You know that weed you’re pulling out of your garden, or that invasive vine that’s taking over a nearby tree?
Though they can be blights to front yards and forests alike, to Christi York, they can also be materials for her next art piece.
York is currently showing her first gallery exhibit at the MAC (McMillan Arts Centre, 133 McMillan St., Parksville) featuring what she’s dubbed “contemporary basketry”.
It’s a unique, three-dimensional exhibit showcasing her art baskets made from local plant materials she’s sourced, harvested and processed herself.
A combination of both ancient technology, modern aesthetics and a repurposing spirit, York said she hopes her work inspires people to consider the plant world in a new way.
She certainly did upon learning basketry.
York’s artistic career started out in graphic design, but she eventually moved on to making things by hand as a way to get away from computers, and then moved on to jewelry-making.
“I had a fairly successful jewelry line in Vancouver for about 10 years… using up-cycled materials like vintage metals and re-working them,” said York.
“I was very, very intrigued with that sort of trash-to-treasure kind of angle,” she said. “Those (vintage pieces) were sort of overlooked and laying in thrift stores and in old antique warehouses for years until you look upon them with a new set of eyeballs and see what can be done with it.”
After years of working with jewelry, York found a new direction with environmental artist Sharon Kallis.
“She got hooked up with the parks board in Vancouver, so what she was doing was using the waste from the parks board, meaning all the material that’s culled out of the parks like invasive species specifically is pulled out by the ton, and she’s looking at that material going, ‘Well how can I use this in replacement of a sort of a traditional basketry material?’”
That method really hit home for York, with her trash-to-treasure interest.
“She was the one who introduced me to the idea of using, basically what it comes down to is free art material. That’s one way to look at it.”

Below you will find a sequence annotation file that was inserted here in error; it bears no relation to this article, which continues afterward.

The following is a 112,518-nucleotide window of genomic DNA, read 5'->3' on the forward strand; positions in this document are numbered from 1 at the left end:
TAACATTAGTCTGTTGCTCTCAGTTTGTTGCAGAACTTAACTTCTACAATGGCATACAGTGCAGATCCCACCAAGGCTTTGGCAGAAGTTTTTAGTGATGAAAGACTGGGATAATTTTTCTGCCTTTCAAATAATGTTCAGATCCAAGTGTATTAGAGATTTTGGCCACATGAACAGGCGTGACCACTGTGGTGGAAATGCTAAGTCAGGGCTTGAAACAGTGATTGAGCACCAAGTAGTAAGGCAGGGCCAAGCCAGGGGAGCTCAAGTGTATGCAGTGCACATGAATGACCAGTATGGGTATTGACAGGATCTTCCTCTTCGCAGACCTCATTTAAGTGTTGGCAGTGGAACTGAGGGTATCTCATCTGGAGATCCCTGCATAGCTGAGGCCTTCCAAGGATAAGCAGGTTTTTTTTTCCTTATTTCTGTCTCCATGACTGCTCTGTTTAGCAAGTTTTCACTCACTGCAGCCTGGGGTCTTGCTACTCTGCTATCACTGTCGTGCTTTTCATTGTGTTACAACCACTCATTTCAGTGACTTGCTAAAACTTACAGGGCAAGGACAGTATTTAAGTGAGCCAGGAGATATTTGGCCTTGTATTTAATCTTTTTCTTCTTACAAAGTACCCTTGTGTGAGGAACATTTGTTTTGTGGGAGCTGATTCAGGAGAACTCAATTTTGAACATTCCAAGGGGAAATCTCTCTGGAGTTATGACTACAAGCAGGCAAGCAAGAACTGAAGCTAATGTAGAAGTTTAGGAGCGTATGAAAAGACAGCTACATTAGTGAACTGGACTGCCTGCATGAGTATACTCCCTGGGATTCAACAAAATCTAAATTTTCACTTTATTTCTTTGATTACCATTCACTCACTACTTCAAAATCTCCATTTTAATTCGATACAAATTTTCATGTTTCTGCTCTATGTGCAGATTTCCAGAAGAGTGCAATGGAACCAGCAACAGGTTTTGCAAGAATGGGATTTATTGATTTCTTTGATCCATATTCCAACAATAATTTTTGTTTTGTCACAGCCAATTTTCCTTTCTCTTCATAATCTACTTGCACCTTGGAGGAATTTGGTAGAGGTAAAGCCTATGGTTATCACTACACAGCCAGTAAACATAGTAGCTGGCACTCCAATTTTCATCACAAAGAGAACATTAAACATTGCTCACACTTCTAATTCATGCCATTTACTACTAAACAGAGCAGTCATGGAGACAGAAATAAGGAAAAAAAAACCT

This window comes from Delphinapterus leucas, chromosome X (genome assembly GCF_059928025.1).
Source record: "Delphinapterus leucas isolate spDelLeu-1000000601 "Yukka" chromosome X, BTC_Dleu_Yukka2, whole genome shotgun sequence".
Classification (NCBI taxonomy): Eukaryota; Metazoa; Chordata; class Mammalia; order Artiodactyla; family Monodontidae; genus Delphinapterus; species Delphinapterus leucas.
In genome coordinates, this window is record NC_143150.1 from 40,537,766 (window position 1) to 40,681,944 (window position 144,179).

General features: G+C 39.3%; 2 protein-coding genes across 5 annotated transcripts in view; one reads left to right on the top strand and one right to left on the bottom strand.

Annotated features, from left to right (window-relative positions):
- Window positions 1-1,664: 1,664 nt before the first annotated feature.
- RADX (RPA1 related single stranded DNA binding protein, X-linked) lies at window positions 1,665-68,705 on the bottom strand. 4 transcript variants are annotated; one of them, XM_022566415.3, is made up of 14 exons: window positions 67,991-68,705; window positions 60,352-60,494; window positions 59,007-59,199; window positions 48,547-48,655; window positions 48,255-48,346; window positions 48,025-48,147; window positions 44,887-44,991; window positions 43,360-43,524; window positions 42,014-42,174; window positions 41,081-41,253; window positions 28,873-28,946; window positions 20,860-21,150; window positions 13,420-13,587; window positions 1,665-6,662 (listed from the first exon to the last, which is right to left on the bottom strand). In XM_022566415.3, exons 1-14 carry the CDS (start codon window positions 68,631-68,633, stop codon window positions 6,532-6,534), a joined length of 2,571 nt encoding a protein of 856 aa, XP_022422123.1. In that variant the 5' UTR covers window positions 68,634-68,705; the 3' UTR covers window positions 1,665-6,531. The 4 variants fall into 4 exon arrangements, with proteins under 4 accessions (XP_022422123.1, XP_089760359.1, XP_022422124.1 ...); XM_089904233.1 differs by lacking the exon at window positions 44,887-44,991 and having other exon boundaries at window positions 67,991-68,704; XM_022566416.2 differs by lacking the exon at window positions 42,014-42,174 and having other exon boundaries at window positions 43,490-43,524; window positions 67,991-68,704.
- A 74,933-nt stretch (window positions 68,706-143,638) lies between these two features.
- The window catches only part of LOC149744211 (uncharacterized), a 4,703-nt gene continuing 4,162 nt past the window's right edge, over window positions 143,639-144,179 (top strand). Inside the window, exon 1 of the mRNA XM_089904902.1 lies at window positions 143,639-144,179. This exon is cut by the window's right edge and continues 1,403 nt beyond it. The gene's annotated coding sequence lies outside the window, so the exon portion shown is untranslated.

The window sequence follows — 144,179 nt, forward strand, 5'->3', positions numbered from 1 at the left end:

All it took was being taught how to build things with that free material, said York. “I was absolutely hooked.”
“Sharon taught me how to make cordage which is basically rope. The simplest little rope is twisting two fibres together, and boom, you have string,” said York.
Being taught this and other techniques, as well as learning about various plants, how they can be ethically harvested and what they can be used for, gave York a new way of seeing the natural world on Vancouver Island.
Born in Victoria, York spent 20 years in Vancouver but is now back on the Island, living in Duncan.
“I’m intimately familiar with the basic kind of flora and fauna that are here in front of me,” she said.
“But it wasn’t until I started working with fibre that it really opened my eyes to what can be used, yes, but also just to plant identification: learning so much about plant identification, about native species and invasive species, just through basketry and learning what you should be using, what you can use, maybe what you shouldn’t use, what, if anything, is over-harvested, responsible harvesting, all that kind of stuff.”
“It’s like having new eyeballs,” she said.
For the past four or five years, York has been working on natural fibre basketry, culminating in this first exhibit.
It includes baskets in a variety of sizes and odd shapes, some woven right around larger branches that the baskets hang off of like fruit, while others take on the overall shape of canoes, and more.
York said that her inspiration for her pieces come from a variety of places, including her modern aesthetic, the work of other basketry artists she sees online, and the use of natural materials.
Her work in the show makes use of contorted hazel, Virginia creeper, basketry willow, peeled maple and peeled English ivy and more, with much of the materials harvested from friendly gardeners.
But sometimes inspiration comes from further away.
“I saw something on an Australian basket-makers Instagram, and I was like, ‘What is that material?’… It looks sort of like chicken bones.”
After contacting the artist, York was told the material is from a particular type of plant not available on Vancouver Island.
“But I studied it and I thought, ‘You know, if you pull the leaf off of a maple stem, you’d have something kind of similar.’ So I started collecting big leaf maple stems, and that led to three pieces in this show,” said York.
Of the show as a whole, York said she hopes it gives people time to pause and consider the plant world in a new way: that people might realize that, not long ago, not only did people know how to make things like these baskets and use them, but that they relied on these plants for these materials.
“Working with nature and not against it is what it comes down to… We’re all connected that way.”
York’s exhibit at the MAC continues until Feb. 24.